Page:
The Kiss of Death: Ebola

The Kiss of Death

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The finest method of preserving traditions is by implementing and passing them from generation to generation. But to what extent should we continue to pass on a tradition if it does more harm then good? In many parts of Africa, a plethora of people have contracted and unknowingly encouraged the spread of the African Ebola epidemic by keeping up the tradition of kissing the deceased victims. Although they have passed, their bodies still host and transfer the virus via human contact.

Peter Piot was one of the first scientists to identify the first cases of Ebola in the Democratic Republic of Congo and he has been thoroughly involved with the current outbreak. Piot has acknowledged that while at the funeral, it is a rite in which the family must touch the body as well as feast in its presence. While this is justified as a religious custom being carried out, the friends and families continue to rule out the possibility of getting infected and becoming newly appointed carriers of the virus. One possible suggestion may be that the families are strongly superstitious of what may come to be if they do not proceed with the established practices. Drastic measures have been taken by both the people and the churches across Africa to stop the spread. Some fearful villagers had brought it upon themselves to kill members of a disinfection and awareness team as they believed they were the one’s who brought the disease.

Churches recognize that the workers were on a humanitarian mission to eradicate the disease and have took responsibility in informing the public about it. They have suggested that the people find an alternate way to religiously bid farewell to the deceased. Piot and many others are seeking help from religious and cultural traditionalists for answers to guide the people away from the epidemic without disrupting the traditions. In an effort to prevent the circulation of Ebola, churches have thoughtfully placed hand-washing buckets as well as disinfectants at their entrances. Ushers are recommended to wear gloves as they are collecting or counting offerings.

Taking the religious aspect into account, we can understand that the people are simply respecting a tradition. This is how it has always been and often goes without consequence, which offers an explanation as to why the strong believers would not doubt it. Often we feel the need to justify our believes by testing ourselves to see exactly how strong our belief system is, much like what’s occurring across African villages. It seems that the villagers would rather accept an infection then disturb a tradition that means to ensure the passing of their loved ones into the afterlife. They say that funerals in general are more for the living then the deceased. If one goes to a funeral, they are entitled to pay their respects however in a critical situation like this, health, immunity, and sanitization should be at the top of our worries.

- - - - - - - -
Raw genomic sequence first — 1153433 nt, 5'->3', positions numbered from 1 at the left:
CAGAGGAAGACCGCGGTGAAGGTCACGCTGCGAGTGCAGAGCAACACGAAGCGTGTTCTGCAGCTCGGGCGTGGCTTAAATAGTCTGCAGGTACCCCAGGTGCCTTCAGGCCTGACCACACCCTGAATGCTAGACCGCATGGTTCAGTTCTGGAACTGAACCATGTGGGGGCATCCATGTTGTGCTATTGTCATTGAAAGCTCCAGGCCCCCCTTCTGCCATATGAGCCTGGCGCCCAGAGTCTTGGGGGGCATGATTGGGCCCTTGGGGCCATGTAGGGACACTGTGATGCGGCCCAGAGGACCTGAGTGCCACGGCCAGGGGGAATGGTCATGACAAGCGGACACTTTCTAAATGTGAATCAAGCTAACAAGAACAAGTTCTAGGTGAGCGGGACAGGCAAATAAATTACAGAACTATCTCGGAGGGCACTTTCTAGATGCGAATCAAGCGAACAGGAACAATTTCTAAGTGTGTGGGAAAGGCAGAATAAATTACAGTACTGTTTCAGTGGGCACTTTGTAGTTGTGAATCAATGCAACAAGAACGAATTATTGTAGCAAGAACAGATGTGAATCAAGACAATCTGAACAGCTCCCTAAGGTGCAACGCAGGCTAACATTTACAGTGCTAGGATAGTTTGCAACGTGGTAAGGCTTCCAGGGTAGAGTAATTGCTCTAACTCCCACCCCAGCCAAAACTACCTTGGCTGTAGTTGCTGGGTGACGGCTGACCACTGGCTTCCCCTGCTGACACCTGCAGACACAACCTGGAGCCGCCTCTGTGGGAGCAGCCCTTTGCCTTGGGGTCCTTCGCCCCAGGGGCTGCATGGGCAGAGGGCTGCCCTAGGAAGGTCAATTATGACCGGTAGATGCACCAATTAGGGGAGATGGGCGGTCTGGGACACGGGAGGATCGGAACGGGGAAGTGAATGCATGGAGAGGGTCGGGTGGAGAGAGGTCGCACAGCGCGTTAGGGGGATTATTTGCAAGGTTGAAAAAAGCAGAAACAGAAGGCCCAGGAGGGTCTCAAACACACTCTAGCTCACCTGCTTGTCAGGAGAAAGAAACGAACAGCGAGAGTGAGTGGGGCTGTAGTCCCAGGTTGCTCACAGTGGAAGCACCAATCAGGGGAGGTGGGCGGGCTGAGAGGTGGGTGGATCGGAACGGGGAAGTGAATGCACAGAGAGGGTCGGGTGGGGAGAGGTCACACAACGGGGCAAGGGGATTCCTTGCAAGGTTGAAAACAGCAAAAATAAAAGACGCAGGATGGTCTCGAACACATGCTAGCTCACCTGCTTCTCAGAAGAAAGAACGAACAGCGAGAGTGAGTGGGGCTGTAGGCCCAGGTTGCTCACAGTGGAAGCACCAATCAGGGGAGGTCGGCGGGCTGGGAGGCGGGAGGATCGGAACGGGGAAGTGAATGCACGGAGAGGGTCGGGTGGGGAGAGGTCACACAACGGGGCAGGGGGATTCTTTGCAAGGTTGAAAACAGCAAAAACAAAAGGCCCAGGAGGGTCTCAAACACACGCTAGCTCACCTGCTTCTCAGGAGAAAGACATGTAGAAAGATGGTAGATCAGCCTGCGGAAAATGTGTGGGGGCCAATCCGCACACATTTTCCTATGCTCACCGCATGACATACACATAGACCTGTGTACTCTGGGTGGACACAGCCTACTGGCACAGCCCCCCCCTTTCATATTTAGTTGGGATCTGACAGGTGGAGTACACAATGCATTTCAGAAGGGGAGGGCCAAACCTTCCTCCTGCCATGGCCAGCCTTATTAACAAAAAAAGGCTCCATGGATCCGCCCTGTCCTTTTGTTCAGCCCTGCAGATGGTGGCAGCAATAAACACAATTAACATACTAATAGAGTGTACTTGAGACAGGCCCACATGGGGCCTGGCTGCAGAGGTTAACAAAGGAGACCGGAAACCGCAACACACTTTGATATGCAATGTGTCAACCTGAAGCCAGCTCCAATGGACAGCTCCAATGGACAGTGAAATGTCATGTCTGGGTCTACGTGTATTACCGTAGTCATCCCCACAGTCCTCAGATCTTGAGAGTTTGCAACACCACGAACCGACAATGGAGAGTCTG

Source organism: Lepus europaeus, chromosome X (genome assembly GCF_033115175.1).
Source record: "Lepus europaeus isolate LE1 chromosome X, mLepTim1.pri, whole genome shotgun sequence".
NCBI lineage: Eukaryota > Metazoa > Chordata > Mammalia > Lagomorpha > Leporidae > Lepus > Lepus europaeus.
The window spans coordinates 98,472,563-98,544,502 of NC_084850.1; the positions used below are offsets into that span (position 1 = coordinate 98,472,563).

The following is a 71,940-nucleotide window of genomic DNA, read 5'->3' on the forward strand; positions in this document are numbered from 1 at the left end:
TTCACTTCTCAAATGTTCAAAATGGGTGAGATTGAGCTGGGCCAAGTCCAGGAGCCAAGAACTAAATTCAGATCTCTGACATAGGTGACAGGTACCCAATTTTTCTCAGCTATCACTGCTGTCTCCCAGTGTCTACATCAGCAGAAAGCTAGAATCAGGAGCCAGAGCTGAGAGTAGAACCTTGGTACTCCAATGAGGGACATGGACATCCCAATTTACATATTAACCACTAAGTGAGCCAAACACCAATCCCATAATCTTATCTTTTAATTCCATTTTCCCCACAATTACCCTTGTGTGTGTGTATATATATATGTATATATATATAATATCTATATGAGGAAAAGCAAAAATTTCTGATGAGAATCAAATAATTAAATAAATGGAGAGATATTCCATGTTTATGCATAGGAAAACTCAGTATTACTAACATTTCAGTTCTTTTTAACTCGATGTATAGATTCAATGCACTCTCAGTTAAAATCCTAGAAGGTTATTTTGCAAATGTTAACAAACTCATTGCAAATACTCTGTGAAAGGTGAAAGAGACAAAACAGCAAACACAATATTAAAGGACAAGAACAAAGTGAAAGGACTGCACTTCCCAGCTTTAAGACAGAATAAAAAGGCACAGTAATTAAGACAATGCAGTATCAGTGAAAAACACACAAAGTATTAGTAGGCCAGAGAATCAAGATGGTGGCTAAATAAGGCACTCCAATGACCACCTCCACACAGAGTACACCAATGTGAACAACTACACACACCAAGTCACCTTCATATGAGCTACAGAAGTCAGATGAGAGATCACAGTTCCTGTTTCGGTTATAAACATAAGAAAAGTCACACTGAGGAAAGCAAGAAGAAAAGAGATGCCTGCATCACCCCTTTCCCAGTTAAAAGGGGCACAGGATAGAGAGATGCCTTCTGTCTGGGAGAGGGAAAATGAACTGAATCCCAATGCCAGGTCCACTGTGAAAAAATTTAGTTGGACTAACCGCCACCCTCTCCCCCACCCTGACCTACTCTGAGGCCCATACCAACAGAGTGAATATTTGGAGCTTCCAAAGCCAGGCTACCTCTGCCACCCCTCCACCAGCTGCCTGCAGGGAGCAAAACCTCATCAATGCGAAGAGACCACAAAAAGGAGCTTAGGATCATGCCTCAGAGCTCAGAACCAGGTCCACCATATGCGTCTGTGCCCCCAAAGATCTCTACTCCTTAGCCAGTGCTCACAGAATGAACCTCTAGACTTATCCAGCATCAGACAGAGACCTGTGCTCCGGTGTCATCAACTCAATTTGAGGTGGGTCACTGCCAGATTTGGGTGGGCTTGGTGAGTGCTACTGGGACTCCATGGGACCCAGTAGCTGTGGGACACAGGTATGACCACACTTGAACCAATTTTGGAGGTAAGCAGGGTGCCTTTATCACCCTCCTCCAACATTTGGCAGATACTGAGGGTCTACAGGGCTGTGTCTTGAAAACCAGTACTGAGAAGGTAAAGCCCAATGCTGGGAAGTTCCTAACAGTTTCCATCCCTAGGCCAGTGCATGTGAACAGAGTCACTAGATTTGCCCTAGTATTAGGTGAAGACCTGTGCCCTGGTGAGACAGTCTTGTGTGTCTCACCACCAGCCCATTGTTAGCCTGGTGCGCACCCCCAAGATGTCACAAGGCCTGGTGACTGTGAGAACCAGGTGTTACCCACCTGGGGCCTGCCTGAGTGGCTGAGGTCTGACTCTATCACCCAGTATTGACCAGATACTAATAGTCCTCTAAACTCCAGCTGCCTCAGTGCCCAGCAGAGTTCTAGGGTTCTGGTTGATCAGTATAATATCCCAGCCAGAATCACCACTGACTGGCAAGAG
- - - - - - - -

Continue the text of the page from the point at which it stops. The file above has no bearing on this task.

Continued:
K.S #200

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3 thoughts on “The Kiss of Death: Ebola

  1. I really agree with you on the struggle that exists between religious traditions and health. I think that this will continue to be a struggle in fighting the outbreak, because it has been in the past. For people of the Congo it almost seems as if have a need to preserve their ideology over anything else; even if in the end they contract Ebola. I agree that at this present moment religion may have to be put aside. In the end though, it may be a higher power that determines what the end result is for the unfortunate that will contract this deadly disease. I think most importantly the people of the Congo need more access to education; in regards to what Ebola is and how it is spread. Maybe there is hope for an alternate ritual of helping the deceased pass on? This way religious traditions and rituals can coincide with a certain level of regard for one’s own health. Let’s hope that those trying to help these people can come to an understanding at this critical point and time.

  2. I think by now nearly everyone, at least anyone with access to a computer or television, has heard about the Ebola outbreak in Africa and how it’s now reaching across seas in the United States, Spain and Macedonia. Yet I have never heard of this tradition until now and I am shocked! I don’t see how this virus could ever possibly stop spreading as long as there are people carrying out this tradition! Although, as you pointed out, I can’t imagine being in that position where your so torn between living and not passing on this disease to your loved ones or making sure that your deceased loved one makes it into the afterlife. This just seems like an impossible decision. However, I don’t think Ebola will stop spreading as long as this tradition is carried out. Can it really be worth losing everyone who participates in these rituals?

  3. I think by now nearly everyone, at least anyone with access to a computer or television, has heard about the Ebola outbreak in Africa and how it’s now reaching across seas in the United States, Spain and Macedonia. Yet I have never heard of this tradition until now and I am shocked! I don’t see how this virus could ever possibly stop spreading as long as there are people carrying out this tradition! Although, as you pointed out, I can’t imagine being in that position where your so torn between living and not passing on this disease to your loved ones or making sure that your deceased loved one makes it into the afterlife. This just seems like an impossible decision. However, I don’t think Ebola will stop spreading as long as this tradition is carried out. Can it really be worth losing everyone who participates in these rituals?

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